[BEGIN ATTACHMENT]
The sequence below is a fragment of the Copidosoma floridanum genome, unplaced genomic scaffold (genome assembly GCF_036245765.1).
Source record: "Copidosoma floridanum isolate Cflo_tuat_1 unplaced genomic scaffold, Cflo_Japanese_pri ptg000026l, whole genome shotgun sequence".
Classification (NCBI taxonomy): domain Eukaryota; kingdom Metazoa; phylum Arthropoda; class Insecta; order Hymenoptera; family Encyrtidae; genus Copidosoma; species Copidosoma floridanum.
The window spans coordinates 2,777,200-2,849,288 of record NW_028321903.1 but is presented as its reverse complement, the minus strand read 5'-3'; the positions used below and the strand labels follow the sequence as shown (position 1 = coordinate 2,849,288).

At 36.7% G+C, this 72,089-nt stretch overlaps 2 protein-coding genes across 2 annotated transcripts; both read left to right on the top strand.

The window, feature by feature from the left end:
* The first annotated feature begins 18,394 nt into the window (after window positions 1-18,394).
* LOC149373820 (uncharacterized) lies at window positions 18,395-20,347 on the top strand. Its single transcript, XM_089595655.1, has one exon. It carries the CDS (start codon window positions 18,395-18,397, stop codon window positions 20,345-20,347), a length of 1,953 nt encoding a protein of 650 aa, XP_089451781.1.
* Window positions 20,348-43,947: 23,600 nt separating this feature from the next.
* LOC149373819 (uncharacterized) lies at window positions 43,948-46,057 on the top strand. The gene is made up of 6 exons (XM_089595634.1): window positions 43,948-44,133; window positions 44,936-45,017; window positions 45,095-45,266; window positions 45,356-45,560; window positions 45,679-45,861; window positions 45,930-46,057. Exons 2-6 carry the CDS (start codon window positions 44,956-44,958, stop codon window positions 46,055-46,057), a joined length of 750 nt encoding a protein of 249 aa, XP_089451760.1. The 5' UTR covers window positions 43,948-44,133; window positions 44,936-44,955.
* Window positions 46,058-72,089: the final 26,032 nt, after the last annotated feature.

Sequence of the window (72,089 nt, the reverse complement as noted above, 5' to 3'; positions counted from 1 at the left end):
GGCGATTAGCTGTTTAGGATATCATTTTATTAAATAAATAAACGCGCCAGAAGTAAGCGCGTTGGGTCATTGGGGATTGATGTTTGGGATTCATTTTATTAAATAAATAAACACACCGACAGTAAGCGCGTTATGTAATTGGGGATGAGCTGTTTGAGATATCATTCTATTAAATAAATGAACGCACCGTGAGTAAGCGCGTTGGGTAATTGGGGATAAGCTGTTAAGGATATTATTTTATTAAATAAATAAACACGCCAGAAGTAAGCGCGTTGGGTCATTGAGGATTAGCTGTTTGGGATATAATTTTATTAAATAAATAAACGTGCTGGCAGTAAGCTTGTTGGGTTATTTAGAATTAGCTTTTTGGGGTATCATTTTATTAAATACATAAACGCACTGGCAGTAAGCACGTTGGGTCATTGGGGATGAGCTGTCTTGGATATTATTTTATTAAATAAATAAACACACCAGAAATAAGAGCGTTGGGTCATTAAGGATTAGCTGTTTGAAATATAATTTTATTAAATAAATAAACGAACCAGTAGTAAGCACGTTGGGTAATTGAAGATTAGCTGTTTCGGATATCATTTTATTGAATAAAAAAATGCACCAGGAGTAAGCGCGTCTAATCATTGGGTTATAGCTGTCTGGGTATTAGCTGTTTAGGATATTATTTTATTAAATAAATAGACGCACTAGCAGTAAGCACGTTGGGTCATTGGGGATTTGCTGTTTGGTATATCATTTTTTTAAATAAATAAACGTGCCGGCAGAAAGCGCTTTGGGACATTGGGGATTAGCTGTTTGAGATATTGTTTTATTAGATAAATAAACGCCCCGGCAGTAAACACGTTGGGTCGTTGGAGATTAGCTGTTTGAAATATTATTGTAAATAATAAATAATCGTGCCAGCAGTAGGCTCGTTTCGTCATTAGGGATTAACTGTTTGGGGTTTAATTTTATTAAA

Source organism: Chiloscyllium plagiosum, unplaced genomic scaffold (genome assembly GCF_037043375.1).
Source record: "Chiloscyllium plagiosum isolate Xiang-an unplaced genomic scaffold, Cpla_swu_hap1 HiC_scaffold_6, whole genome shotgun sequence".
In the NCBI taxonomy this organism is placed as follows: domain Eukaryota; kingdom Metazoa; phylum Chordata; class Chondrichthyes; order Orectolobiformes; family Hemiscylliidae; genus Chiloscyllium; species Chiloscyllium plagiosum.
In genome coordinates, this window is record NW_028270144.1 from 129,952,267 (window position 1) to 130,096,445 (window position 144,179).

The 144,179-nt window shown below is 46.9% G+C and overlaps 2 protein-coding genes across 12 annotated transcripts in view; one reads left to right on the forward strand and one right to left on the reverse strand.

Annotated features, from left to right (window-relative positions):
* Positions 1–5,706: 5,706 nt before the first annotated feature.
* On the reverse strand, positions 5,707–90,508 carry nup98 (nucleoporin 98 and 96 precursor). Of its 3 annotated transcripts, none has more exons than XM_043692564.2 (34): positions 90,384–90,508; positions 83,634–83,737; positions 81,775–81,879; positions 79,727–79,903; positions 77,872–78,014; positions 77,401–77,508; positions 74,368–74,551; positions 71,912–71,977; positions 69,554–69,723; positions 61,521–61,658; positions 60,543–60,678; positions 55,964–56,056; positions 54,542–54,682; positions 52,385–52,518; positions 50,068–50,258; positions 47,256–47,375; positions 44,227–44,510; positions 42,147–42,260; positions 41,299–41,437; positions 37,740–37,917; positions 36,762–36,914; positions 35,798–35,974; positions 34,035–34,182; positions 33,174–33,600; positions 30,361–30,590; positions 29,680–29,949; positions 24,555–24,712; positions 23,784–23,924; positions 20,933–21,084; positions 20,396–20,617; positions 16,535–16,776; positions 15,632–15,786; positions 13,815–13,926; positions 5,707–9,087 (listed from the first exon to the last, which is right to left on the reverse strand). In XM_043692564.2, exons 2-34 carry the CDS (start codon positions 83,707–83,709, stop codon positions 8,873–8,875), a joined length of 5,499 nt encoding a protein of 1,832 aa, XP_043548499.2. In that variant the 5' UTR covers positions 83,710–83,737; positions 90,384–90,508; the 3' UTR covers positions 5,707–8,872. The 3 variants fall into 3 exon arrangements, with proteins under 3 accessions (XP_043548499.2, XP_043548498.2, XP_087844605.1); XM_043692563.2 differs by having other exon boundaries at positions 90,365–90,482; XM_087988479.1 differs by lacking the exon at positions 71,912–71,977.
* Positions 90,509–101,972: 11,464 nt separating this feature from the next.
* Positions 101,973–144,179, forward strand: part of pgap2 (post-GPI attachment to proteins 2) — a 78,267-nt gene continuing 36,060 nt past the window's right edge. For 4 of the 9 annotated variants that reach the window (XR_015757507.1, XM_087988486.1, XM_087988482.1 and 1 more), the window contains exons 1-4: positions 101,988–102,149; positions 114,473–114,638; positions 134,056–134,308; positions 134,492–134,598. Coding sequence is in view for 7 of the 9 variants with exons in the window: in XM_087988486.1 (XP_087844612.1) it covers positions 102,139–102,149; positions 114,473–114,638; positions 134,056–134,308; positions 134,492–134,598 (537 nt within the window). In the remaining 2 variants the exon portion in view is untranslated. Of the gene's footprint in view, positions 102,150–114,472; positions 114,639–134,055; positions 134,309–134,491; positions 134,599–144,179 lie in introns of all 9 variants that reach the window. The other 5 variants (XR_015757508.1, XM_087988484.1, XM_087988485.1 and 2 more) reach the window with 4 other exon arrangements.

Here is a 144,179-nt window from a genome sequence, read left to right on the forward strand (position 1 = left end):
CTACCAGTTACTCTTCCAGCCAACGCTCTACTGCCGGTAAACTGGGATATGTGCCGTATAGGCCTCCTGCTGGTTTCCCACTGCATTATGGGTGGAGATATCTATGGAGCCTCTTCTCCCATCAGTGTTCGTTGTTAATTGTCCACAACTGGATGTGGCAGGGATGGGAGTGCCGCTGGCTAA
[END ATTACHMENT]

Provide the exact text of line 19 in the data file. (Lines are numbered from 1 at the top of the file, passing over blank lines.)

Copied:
Annotated features, from left to right (window-relative positions):